Intangible Assets as a category within accounting and reporting disclosures have become far more noticeable in recent years, including large amounts associated with brands, mastheads, franchises, and patents. Many of these items are not purchased but internally generated within the organisation, and may account for much of the difference in magnitude between book value and market capitalisation. The International Accounting Standards Committee has recently issued IAS 38 to regulate the reporting of intangible assets, and includes therein the prohibition of those intangible assets, which have been internally generated. This prohibition would cut across recently developed practices in Australia and New Zealand. The problem is compounded by an increasingly close relationship between IASs and the national standards of both Australia and New Zealand, making it very likely that the problem areas within IAS 38 will be transferred to the national standards. This paper examines the areas within IAS 38, which are likely to lead to undesirable consequences, both for internally generated intangible assets but also in terms of the reinforcement of somewhat conservative aspects of financial accounting including historical cost and the inhibiting effects on new developments generally. The possible compounding effects of an expectations gap between the traditional and expected role of financial statements is briefly examined as a possible explanation of the divergence of opinion between different groups involved in the development of accounting standards and reports.

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  • An exploratory investigation into the corporate social disclosure of selected New Zealand companies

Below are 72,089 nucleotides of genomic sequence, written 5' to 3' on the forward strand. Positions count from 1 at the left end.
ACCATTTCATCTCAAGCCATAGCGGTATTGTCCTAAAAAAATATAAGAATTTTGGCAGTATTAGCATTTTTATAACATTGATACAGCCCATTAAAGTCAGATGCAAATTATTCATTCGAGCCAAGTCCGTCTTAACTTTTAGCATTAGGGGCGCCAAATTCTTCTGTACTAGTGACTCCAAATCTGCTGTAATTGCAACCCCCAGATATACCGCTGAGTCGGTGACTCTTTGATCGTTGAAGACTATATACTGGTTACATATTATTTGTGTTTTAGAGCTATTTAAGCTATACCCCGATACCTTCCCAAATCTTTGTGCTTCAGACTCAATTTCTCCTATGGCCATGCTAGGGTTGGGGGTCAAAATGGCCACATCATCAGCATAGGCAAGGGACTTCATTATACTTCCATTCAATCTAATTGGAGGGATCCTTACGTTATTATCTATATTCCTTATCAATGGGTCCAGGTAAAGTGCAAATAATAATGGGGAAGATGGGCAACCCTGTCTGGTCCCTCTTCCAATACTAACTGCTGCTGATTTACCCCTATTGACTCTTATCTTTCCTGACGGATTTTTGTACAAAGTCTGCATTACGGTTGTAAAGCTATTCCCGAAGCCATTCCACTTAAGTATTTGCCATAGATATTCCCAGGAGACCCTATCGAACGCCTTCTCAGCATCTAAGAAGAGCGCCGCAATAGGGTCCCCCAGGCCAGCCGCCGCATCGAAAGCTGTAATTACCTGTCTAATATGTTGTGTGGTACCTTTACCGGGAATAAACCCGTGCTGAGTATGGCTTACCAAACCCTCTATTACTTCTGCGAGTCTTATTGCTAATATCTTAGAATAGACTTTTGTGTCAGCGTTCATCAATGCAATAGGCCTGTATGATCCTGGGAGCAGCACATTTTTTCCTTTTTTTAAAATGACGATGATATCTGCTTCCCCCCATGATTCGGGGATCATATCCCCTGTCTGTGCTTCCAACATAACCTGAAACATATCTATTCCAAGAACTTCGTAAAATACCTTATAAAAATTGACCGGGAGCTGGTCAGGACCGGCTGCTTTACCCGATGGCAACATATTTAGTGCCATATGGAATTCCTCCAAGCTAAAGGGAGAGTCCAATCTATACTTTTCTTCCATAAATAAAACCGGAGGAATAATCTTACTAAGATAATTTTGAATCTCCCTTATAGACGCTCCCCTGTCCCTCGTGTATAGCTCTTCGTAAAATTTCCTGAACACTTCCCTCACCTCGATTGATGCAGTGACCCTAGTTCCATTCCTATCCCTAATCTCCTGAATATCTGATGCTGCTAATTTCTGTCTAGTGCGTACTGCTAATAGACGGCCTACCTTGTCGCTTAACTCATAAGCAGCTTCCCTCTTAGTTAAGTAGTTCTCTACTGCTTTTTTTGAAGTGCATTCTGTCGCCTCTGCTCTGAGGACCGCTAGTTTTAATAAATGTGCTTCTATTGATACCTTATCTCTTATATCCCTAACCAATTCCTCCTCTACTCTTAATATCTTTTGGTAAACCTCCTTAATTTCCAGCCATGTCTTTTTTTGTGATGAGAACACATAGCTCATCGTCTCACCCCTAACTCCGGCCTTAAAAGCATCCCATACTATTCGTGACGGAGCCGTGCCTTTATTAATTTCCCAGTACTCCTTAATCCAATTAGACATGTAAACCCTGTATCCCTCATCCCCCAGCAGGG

Hall, J. A.

    Working or discussion paper
    Massey University

    Corporate social disclosure, that is, the communication of an organisation’s social and environmental impact through the annual report or similar medium, is an increasingly important issue, and arguably has benefits for companies and society. This study investigates the corporate social disclosures of five companies over a five-year period, with the aim of investigating trends in corporate social disclosure in large New Zealand companies who operate in industries receiving public attention for their social and environmental impact. Corporate social disclosure was measured through number of sentences disclosed, and classified into theme (environment, energy, product, community, employee health and safety, employee other and general) and evidence (monetary quantitative, non-monetary quantitative and declarative). This study found no clear trend of increasing levels of corporate social disclosure; instead there was an increase in 1997 and a decrease in 1998. Legitimacy theory, political economy theory and economic conditions represented possible explanations for this trend, demonstrating the difficulty in using a single perspective to explain corporate social disclosure. Corporate social disclosure did not significantly increase from 1996 to 2000, and disclosure was primarily ‘quantitative’ and ‘employee other’, leading this research to posit that New Zealand companies are not responding to the increased worldwide importance of corporate social disclosure. In summary, this study provides valuable empirical evidence of corporate social disclosure in New Zealand, and also provides an example of the complexity of corporate social disclosure practice, and the difficulty in applying a single theoretical perspective to explain corporate social disclosure.